C2 - Вариант 1

Task 3

Read the following extract from a book about the time. Six paragraphs have been removed from it.
Choose from paragraphs A-G the one which best fits each gap 1-6. There is one extra paragraph which you do not need to use.
A. In the long run, though, the future of the infant clock industry lay with the bourgeoisie. Along with the crown, indeed in alliance with it, the town was the great beneficiary of agricultural and commercial expansion. Sleepy villages were becoming busy marketplaces and the more successful residents became the new elite, possessed of great wealth and a sense of power that rivaled that of the older landed elite.

B. As commerce and industry developed, this contrast became more marked as the complexity of life and work required an even greater array of time signals. These were given, as in the monasteries, by bells ringing: the urban commune in this sense was the imitator of the religious community. They sounded for start of work, meal breaks, end of work, close of the market, assembly, emergencies, curfew, and so on, through an extraordinary variety of special peals in individual towns and cities.

C. Thus they had their own fiscal resources, so that when mechanical clocks appeared on the scene, the cities of western Europe could afford to build them as complements or successors to the cathedrals – a symbol of secular power and a contribution to the general welfare.

D. There were other sources of demand. These consisted of, first, the numerous courts – royal, ducal and Episcopal; and second, the rapidly growing urban centres with their ambitious bourgeoisie. At the very beginning, princes and courtiers may have accounted for the greater part of the secular demand for timekeepers.

E. All this was to change. It was a period of growing trade, and he who trades must reckon. So must clerks who count taxes and expenditures, and these were years of rapid development of royal power and government apparatus.

F. The pressure to find a solution was especially strong in those cities that were engaged in textile manufacture, the first and greatest of medieval industries. There, the definition of working time was crucial to profitability. The high consumption of energy for heating the vats and driving the hammers had encouraged concentration in large dye shops and mills.

G. But at the same time, this proliferation of signals generated errors and contradictions. The growth of towns and the appearance of new clerical entities brought forth new bells but discordant ringing. Bear in mind the principle: so long as there is only one time source, it does not have to be accurate; the hour is what the source says it is. But multiply the time sources, and the hour becomes a matter of dispute.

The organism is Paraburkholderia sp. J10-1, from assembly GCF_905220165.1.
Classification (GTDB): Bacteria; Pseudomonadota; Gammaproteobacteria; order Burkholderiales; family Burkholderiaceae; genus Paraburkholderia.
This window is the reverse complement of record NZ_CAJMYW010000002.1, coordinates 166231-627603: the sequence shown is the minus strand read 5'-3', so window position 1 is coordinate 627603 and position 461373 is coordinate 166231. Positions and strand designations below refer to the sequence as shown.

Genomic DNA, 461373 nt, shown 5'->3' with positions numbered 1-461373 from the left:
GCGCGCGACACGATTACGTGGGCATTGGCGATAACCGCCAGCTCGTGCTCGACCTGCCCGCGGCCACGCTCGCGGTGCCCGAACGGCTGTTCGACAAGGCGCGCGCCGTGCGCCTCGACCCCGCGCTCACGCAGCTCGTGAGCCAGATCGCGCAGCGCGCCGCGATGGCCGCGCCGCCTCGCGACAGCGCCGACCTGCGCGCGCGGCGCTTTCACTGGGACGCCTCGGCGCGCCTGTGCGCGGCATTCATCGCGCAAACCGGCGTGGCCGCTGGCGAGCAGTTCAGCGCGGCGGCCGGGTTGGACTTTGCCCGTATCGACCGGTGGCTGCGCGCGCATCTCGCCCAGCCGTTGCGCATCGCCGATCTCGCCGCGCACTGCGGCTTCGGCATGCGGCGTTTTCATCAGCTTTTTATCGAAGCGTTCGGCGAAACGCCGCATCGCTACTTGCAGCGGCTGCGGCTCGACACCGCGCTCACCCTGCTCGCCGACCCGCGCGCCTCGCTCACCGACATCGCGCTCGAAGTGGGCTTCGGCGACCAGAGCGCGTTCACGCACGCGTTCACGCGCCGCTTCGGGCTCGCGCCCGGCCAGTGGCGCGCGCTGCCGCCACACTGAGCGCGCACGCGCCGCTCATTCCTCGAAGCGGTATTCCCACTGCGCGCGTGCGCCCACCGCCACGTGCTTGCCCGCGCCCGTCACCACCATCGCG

Social and economic factors created the need for the precise measurement of time in western Europe in the Middle Ages

The invention of the mechanical clock did not create an interest in time measurement; the interest in time measurement led to the invention of the mechanical clock.
Monasteries may have provided the primary market for timekeepers and the principal stimulus to technical advances in this domain, but the Church, as an establishment, cannot alone account for the popularity and development of the new mechanical device.
Typically, they were the wealthiest members of society and they seized upon and delighted in the new chiming clocks, these wondrously ingenious instruments and symbols of high authority.
They were able, by shrewd co-operation with the crown and the construction of an urban military base, to win substantial autonomy for their municipalities. They granted rights of residence and citizenship, exercised justice and levied duties.
Why the general welfare? Because, just like the monastery, the city needed to know the time even before the mechanical clock became available. The day of the peasant, punctuated by the given sequence of agricultural tasks, was very different from the mundane day of the medieval townsman. The former was defined by the sun. The latter was bound by artificial demarcations of time and was devoted to a series of tasks in no given sequence.
This seemingly endless sequence of signals reflected the complexity and increased intensity of urban life: meetings, movements, trades, markets. Too much in too small a space – that was the demand side: the need to know, share, assign and ration time, making use of frequent and suitably accurate time signals.
There will always be people who follow one signal rather than another, or who prefer one signal to start work, say, and another to finish. Small wonder, then, that inventors in urbanizing Western Europe sought new ways to measure time; small wonder that they devoted their skills to the invention of the mechanical clock.
Other branches of manufacture could be conducted in the cottages of the workers. This shifted much of the burden of overhead costs and many workers preferred it to the time discipline and supervision of the large shops. They could, in principle, start and stop work at will, for who was to tell them what to do in their own home? But where there was textile manufacture, there were also work bells. And it is here that the chiming mechanical clock made its greatest contribution.